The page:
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In the wake of the September 11, 2001, terrorist attacks, the risk of terrorism and the demands of homeland security are a central component of any discussion of protecting emergency responders. In addition, the nation faces the risk of hurricanes, earthquakes, large industrial incidents, and other natural disasters. During and after such events, responders face the risk of physical injury, traumatic stress, and hazardous exposures. Effectively addressing such risks requires bringing together the capabilities of a range of response organizations from all levels of government, nongovernmental organizations, and the private sector. This study provides recommendations for preparing for response to such disasters and other large-scale incidents. It uses literature review, study interviews with members of the response community, and information gathered at the RAND Corporation-National Institute for Occupational Safety and Health workshop Protecting Emergency Responders: Safety Management in Major Disaster and Terrorism Response in Arlington, Va., on February 27, 2003. From the examples of several large-scale response operations (the September 11 terrorist attacks, Hurricane Andrew, and the Northridge Earthquake), the authors were led to the conclusion that the emergency response community should put in place structures and preparedness efforts that will formalize an integrated, incident-wide approach to safety management at major disaster response operations. Related documents: Brian A. Jackson, D. J. Peterson, James T. Bartis, Tom LaTourrette, Irene Brahmakulam, Ari Houser, and Jerry Sollinger, Protecting Emergency Responders: Lessons Learned from Terrorist Attacks, RAND Corporation, CF-176-OSTP, 2002; Tom LaTourrette, D. J. Peterson, James T. Bartis, Brian A. Jackson, and Ari Houser, Protecting Emergency Responders, Volume 2: Community Views of Safety and Health Risks and Personal Protection Needs, RAND Corporation, MR-1646-NIOSH, 2003.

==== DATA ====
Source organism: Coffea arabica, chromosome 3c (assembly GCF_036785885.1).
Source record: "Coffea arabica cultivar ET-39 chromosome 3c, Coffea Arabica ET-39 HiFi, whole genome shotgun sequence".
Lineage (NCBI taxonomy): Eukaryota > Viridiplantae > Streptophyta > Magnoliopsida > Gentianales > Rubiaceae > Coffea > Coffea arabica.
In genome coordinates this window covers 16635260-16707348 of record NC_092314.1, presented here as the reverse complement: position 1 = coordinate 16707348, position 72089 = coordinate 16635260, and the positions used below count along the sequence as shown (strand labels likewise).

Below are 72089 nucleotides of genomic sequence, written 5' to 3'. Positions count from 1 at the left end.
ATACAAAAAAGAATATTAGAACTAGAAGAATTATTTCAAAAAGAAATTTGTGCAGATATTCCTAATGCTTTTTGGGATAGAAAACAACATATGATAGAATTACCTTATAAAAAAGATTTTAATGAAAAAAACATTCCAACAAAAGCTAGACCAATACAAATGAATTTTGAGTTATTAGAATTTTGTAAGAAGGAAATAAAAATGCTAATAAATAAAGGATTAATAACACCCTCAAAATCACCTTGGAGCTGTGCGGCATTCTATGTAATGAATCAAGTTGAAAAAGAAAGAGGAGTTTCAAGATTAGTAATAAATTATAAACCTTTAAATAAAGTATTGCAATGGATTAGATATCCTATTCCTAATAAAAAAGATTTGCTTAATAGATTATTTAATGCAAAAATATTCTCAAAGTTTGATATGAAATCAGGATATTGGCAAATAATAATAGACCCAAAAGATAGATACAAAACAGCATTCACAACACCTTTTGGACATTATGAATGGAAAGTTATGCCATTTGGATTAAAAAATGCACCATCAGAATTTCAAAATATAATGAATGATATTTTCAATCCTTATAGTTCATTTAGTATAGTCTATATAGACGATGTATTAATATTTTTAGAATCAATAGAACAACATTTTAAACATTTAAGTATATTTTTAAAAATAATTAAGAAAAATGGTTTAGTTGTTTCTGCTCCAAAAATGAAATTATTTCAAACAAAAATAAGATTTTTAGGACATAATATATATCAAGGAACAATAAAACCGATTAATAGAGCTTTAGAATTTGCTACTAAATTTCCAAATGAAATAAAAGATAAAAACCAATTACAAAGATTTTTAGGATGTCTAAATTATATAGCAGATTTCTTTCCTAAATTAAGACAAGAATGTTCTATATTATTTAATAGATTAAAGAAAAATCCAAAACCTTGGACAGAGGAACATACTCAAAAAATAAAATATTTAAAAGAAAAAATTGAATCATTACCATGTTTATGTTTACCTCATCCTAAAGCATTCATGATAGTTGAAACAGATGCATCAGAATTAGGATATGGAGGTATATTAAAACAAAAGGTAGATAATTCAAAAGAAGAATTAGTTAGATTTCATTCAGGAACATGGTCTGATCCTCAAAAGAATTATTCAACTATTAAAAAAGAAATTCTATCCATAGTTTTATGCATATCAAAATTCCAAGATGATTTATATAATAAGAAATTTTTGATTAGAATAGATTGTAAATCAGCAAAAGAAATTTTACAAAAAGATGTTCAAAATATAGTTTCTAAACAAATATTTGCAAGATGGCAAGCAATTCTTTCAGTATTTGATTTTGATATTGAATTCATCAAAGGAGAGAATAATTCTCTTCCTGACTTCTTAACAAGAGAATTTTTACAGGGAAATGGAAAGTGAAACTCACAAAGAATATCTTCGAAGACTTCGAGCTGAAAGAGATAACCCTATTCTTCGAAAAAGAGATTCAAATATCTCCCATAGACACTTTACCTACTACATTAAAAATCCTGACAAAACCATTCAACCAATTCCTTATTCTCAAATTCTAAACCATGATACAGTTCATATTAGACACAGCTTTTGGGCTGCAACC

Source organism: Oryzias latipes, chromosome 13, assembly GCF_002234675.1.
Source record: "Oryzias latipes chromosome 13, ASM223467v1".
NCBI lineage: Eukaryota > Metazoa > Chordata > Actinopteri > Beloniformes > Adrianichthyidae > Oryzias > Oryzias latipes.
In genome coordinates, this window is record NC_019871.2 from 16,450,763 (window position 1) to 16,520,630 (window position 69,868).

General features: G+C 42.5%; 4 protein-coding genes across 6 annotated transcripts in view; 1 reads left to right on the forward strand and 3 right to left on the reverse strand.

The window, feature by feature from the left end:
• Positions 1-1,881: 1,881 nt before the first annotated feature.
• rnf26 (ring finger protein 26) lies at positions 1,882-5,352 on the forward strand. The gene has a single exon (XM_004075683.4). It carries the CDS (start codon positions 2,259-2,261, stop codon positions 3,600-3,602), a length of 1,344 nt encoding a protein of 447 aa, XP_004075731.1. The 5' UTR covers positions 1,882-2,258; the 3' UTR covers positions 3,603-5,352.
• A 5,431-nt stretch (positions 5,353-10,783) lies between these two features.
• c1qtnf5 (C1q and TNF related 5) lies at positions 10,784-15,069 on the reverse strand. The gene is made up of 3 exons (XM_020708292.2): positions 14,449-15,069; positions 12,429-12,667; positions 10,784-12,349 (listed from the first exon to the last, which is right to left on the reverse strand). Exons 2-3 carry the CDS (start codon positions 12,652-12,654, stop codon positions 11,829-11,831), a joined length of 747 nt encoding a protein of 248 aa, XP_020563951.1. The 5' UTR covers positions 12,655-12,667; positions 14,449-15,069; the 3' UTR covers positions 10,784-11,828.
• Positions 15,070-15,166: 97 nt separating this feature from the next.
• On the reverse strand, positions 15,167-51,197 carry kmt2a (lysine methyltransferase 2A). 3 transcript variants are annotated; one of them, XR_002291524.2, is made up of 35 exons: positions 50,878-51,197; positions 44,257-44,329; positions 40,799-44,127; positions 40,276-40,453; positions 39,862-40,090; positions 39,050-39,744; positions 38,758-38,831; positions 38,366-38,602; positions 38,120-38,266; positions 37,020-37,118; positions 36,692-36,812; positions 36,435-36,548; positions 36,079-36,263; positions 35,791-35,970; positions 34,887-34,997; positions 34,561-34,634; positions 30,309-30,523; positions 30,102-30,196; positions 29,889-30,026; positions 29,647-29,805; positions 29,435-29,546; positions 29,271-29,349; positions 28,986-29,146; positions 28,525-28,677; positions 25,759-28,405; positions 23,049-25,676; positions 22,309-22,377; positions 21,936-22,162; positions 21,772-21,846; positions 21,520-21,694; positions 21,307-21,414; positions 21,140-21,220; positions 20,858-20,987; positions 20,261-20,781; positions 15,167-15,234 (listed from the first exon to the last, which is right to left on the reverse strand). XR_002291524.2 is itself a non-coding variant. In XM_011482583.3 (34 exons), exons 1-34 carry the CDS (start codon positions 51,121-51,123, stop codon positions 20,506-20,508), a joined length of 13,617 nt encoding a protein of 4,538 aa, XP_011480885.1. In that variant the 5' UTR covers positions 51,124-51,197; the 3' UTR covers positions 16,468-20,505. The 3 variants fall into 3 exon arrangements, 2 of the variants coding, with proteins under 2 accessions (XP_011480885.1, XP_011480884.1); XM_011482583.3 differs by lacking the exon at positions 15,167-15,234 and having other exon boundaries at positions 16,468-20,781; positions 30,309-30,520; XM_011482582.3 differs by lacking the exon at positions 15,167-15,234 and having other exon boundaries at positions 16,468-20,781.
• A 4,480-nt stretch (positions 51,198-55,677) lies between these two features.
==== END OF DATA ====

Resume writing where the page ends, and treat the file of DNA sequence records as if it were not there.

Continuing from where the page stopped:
The research described in this report was a joint effort of the Science and Technology Policy Institute (operated by RAND Science and Technology from 1992-November 2003) and the National Institute for Occupational Safety and Health.

This report is part of the RAND monograph series. RAND monographs present major research findings that address the challenges facing the public and private sectors. All RAND monographs undergo rigorous peer review to ensure high standards for research quality and objectivity.

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